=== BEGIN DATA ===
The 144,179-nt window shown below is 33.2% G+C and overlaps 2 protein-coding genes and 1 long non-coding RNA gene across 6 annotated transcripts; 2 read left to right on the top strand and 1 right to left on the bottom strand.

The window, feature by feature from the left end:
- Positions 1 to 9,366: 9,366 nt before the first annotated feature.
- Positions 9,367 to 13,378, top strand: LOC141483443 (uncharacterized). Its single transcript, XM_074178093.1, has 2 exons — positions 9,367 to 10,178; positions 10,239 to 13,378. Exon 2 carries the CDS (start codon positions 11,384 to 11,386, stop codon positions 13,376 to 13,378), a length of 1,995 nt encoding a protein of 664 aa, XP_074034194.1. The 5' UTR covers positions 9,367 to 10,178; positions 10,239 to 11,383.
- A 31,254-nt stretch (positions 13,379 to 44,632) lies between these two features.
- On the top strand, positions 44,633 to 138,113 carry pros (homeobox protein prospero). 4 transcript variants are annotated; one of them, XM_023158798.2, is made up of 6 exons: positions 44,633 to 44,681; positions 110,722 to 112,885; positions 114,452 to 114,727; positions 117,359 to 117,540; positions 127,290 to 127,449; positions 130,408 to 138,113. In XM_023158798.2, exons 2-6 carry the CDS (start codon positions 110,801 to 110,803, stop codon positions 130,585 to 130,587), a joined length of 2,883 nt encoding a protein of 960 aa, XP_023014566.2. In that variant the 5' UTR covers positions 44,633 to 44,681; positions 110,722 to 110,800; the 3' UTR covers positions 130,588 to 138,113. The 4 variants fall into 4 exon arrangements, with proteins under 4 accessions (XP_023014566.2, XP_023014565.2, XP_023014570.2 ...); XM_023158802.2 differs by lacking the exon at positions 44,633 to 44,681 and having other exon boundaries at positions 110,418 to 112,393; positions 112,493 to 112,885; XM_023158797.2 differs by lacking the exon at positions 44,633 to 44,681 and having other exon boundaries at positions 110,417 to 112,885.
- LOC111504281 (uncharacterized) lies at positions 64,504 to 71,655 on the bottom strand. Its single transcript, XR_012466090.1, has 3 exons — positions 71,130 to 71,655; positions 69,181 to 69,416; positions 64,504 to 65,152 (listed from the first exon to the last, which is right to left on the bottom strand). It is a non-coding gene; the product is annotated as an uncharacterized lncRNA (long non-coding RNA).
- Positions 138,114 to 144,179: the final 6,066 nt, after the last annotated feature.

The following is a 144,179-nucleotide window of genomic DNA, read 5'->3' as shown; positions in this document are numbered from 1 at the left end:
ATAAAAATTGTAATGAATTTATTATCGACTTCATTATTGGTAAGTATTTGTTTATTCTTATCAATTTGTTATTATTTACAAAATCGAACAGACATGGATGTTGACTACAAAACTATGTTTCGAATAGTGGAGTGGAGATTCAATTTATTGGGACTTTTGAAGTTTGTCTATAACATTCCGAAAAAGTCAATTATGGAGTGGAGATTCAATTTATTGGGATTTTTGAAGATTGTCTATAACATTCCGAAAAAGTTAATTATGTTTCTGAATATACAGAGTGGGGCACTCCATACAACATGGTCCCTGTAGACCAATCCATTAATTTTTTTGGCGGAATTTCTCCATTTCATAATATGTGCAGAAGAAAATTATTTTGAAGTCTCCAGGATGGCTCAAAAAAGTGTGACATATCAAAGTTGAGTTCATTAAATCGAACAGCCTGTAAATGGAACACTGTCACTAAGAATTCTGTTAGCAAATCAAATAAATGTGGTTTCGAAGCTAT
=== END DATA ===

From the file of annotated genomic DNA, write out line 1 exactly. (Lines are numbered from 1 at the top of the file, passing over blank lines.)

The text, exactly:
The 144,179-nt window shown below is 33.2% G+C and overlaps 2 protein-coding genes and 1 long non-coding RNA gene across 6 annotated transcripts; 2 read left to right on the top strand and 1 right to left on the bottom strand.